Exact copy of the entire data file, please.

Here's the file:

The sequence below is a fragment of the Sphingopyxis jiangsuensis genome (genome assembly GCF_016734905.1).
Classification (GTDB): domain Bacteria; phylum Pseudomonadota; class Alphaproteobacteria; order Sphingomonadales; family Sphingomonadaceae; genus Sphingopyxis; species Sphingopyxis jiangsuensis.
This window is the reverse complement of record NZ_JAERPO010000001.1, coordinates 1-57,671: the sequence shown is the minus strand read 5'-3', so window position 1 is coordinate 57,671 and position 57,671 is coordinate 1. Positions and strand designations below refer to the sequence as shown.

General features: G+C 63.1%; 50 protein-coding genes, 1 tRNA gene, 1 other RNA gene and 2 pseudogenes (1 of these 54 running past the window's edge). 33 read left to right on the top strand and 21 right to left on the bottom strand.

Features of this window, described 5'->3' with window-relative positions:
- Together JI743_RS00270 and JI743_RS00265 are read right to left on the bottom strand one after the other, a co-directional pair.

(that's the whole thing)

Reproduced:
The sequence below is a fragment of the Sphingopyxis jiangsuensis genome (genome assembly GCF_016734905.1).
Classification (GTDB): domain Bacteria; phylum Pseudomonadota; class Alphaproteobacteria; order Sphingomonadales; family Sphingomonadaceae; genus Sphingopyxis; species Sphingopyxis jiangsuensis.
This window is the reverse complement of record NZ_JAERPO010000001.1, coordinates 1-57,671: the sequence shown is the minus strand read 5'-3', so window position 1 is coordinate 57,671 and position 57,671 is coordinate 1. Positions and strand designations below refer to the sequence as shown.

General features: G+C 63.1%; 50 protein-coding genes, 1 tRNA gene, 1 other RNA gene and 2 pseudogenes (1 of these 54 running past the window's edge). 33 read left to right on the top strand and 21 right to left on the bottom strand.

Features of this window, described 5'->3' with window-relative positions:
- Together JI743_RS00270 and JI743_RS00265 are read right to left on the bottom strand one after the other, a co-directional pair.